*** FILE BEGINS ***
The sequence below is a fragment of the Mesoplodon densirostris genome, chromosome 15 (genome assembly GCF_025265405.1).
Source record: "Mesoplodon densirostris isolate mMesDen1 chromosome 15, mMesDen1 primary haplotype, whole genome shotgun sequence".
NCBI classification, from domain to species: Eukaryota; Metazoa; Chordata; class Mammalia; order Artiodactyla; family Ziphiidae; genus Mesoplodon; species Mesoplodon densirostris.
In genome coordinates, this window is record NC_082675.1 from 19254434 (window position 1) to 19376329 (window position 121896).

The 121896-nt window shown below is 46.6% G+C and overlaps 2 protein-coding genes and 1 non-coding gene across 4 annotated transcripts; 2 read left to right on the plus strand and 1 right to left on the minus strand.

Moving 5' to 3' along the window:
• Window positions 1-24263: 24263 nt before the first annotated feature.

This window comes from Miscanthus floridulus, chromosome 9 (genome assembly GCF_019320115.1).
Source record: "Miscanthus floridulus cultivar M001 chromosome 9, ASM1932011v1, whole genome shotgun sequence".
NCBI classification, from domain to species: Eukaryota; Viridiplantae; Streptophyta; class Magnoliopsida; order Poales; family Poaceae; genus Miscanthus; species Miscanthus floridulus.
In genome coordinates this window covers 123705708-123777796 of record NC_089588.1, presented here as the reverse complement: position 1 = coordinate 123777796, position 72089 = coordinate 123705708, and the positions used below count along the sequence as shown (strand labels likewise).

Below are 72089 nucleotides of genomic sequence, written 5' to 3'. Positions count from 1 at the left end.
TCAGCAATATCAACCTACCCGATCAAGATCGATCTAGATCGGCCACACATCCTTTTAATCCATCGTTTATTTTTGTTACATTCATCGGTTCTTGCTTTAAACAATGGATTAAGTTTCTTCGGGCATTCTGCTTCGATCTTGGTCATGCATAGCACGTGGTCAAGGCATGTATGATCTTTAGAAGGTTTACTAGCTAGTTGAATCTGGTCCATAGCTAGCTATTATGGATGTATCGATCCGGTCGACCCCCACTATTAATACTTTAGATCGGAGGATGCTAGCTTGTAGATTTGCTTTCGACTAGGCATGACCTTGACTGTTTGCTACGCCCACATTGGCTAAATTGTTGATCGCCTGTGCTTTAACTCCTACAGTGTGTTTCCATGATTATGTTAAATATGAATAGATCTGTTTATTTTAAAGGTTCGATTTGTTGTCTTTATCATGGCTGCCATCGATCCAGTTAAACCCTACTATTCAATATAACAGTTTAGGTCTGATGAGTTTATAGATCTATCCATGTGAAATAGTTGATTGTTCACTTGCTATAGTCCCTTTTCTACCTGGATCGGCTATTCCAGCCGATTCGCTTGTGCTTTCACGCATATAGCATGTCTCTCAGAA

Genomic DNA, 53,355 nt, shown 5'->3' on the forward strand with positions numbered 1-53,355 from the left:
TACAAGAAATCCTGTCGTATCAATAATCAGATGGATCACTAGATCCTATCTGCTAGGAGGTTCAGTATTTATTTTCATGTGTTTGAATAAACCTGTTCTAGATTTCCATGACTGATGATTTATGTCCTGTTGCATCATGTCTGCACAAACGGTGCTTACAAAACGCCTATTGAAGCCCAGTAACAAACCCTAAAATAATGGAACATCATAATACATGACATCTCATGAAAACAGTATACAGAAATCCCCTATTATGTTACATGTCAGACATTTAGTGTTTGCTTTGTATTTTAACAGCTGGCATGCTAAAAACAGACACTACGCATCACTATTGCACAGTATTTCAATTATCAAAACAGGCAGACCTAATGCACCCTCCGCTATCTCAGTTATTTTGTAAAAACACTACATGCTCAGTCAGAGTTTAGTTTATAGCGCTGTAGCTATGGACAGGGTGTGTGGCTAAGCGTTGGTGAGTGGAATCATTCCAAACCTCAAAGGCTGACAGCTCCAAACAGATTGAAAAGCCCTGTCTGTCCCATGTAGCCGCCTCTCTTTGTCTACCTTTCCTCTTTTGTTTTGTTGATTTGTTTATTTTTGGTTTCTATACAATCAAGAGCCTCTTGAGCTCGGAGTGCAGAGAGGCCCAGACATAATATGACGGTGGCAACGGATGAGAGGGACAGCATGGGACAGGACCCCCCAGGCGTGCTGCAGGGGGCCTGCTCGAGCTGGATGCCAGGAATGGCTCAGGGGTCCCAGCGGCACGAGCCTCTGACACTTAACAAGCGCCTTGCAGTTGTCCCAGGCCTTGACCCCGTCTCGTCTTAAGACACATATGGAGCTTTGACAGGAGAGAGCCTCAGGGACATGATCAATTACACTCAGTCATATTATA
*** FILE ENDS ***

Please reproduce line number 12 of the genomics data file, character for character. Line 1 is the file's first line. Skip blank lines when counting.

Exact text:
Below are 72089 nucleotides of genomic sequence, written 5' to 3'. Positions count from 1 at the left end.